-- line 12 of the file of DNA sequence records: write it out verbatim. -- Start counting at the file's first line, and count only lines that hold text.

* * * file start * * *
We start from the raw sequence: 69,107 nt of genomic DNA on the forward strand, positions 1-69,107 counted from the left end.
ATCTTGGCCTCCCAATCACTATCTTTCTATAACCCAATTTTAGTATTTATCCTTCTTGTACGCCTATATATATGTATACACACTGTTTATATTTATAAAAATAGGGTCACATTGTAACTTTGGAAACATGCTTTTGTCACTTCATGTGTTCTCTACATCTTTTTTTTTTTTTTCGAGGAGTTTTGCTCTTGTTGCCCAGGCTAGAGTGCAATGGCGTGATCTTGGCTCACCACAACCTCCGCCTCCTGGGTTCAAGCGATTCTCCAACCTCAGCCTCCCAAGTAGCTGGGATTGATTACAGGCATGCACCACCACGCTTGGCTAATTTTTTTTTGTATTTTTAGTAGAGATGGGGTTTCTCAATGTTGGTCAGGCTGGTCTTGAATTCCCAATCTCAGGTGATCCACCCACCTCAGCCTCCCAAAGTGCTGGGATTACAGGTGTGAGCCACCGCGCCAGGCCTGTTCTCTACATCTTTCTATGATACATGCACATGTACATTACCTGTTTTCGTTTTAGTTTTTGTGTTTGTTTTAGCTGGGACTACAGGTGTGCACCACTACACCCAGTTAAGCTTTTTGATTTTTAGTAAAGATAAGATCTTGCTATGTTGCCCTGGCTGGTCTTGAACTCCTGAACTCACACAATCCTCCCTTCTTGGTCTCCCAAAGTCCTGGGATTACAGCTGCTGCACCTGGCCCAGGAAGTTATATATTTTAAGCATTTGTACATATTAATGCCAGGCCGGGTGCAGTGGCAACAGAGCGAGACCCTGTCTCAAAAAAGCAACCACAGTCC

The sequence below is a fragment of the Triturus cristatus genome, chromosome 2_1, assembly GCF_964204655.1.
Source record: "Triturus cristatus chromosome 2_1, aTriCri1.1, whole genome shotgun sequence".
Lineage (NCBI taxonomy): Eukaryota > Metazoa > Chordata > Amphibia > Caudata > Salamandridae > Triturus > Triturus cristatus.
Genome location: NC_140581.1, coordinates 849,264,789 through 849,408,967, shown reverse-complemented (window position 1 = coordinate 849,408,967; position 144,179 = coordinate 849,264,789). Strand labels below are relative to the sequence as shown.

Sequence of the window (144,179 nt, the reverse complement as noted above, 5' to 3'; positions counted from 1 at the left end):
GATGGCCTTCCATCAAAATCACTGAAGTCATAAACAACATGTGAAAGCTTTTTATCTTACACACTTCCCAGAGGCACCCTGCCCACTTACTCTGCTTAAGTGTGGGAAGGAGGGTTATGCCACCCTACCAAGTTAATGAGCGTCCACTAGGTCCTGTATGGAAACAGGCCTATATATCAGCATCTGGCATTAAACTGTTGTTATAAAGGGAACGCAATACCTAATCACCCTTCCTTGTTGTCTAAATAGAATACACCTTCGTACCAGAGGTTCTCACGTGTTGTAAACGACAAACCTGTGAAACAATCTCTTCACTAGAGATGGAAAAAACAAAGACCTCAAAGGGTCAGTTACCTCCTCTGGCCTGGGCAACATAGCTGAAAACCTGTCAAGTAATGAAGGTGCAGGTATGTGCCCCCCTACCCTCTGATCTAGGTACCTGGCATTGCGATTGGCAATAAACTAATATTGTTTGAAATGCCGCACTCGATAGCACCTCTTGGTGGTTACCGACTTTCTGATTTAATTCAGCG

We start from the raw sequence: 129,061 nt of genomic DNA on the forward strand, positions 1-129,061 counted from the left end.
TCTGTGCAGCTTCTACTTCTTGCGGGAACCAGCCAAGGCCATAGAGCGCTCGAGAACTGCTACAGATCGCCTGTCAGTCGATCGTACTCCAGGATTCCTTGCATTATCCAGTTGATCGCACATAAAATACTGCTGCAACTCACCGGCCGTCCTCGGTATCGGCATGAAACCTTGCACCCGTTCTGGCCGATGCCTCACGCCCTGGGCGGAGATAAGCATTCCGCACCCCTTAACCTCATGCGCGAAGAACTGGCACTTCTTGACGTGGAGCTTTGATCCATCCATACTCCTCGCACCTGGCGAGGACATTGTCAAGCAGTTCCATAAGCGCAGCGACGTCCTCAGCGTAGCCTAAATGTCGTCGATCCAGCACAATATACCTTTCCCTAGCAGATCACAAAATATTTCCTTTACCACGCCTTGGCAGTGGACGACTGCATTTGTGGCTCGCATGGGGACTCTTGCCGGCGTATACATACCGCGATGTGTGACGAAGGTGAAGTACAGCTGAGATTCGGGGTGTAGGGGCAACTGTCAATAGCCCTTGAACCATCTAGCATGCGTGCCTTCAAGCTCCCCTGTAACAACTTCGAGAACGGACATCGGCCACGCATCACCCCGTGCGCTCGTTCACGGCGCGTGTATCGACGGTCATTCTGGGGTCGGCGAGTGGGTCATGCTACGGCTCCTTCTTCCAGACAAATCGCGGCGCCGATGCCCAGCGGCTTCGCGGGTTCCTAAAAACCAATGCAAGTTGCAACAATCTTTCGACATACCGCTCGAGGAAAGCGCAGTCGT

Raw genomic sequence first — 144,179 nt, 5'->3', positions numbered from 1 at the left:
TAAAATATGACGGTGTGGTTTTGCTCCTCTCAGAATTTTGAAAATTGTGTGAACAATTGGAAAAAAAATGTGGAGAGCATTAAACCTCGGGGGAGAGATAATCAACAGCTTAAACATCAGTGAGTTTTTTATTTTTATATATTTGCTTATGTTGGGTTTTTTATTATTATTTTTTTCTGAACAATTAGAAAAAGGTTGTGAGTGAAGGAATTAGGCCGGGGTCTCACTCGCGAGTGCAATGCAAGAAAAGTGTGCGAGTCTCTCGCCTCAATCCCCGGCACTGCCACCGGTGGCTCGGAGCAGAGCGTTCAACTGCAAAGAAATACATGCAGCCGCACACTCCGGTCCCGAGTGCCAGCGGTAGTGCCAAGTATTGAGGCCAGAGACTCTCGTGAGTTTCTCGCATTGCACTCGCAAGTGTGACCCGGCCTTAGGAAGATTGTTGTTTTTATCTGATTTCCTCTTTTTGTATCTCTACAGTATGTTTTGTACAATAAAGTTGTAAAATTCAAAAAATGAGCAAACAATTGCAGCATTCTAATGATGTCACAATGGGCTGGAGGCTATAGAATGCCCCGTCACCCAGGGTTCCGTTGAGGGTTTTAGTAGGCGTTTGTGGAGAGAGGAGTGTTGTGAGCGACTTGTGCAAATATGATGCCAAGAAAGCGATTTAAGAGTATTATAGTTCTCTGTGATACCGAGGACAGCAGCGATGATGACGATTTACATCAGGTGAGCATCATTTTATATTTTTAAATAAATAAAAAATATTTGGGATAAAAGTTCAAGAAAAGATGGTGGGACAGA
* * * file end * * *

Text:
TAAAATATGACGGTGTGGTTTTGCTCCTCTCAGAATTTTGAAAATTGTGTGAACAATTGGAAAAAAAATGTGGAGAGCATTAAACCTCGGGGGAGAGATAATCAACAGCTTAAACATCAGTGAGTTTTTTATTTTTATATATTTGCTTATGTTGGGTTTTTTATTATTATTTTTTTCTGAACAATTAGAAAAAGGTTGTGAGTGAAGGAATTAGGCCGGGGTCTCACTCGCGAGTGCAATGCAAGAAAAGTGTGCGAGTCTCTCGCCTCAATCCCCGGCACTGCCACCGGTGGCTCGGAGCAGAGCGTTCAACTGCAAAGAAATACATGCAGCCGCACACTCCGGTCCCGAGTGCCAGCGGTAGTGCCAAGTATTGAGGCCAGAGACTCTCGTGAGTTTCTCGCATTGCACTCGCAAGTGTGACCCGGCCTTAGGAAGATTGTTGTTTTTATCTGATTTCCTCTTTTTGTATCTCTACAGTATGTTTTGTACAATAAAGTTGTAAAATTCAAAAAATGAGCAAACAATTGCAGCATTCTAATGATGTCACAATGGGCTGGAGGCTATAGAATGCCCCGTCACCCAGGGTTCCGTTGAGGGTTTTAGTAGGCGTTTGTGGAGAGAGGAGTGTTGTGAGCGACTTGTGCAAATATGATGCCAAGAAAGCGATTTAAGAGTATTATAGTTCTCTGTGATACCGAGGACAGCAGCGATGATGACGATTTACATCAGGTGAGCATCATTTTATATTTTTAAATAAATAAAAAATATTTGGGATAAAAGTTCAAGAAAAGATGGTGGGACAGA